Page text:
"Services like mpass are gaining some prominence in the European market in the last years," Gurung said. Telefónica introduced the O2 wallet in the U.K. in 2012, a service that allows users to make contactless payments using NFC enabled smartphones in shops. O2 wallet will also be tested in Germany at the same time as mpass hits the market.
This will be a 'friendly user test' though, allowing customers to volunteer to test the service. "The wallet starts with mpass included. In the future the wallet will include further products and services such as credit cards, loyalty programmes and so on," Opalka said.
Similar services are also offered in the U.K. by Barclays. The bank introduced Barclays Pingit in 2012, a service that offers an app for iOS, Android and BlackBerry to make phone-to-phone payments using only a phone number. Another similar mobile payments service is offered in the U.K. by PayPal, that allows users to send money to others using an email address or phone number, Gurung said.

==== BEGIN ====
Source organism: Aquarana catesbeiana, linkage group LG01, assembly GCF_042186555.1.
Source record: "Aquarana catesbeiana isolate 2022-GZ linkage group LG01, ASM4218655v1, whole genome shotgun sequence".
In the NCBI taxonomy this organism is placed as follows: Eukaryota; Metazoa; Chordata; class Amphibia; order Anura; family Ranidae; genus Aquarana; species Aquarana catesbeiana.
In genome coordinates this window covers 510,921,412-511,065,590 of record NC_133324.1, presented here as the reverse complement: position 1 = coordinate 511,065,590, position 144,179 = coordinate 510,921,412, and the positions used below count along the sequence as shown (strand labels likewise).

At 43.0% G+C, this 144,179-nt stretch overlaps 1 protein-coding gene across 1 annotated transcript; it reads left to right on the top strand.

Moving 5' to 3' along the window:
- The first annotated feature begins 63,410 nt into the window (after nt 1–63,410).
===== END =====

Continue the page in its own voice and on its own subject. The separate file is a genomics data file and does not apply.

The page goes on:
Mobile payment services could eventually generate extra revenue for operators, said Gurung. "Operators realize they need to expand beyond the traditional text and voice business model," he said.
But for now, their mobile payment services are mainly an opportunity to expand their brands and increase customer loyalty, he said. Because the mobile payments market is very young, and operators in contrast to traditional credit card companies often don't charge per transaction, Gurung doesn't expect the mobile payments industry to be a huge revenue driver for operators any time soon.
Loek is Amsterdam Correspondent and covers online privacy, intellectual property, open-source and online payment issues for the IDG News Service. Follow him on Twitter at @loekessers or email tips and comments to email@example.com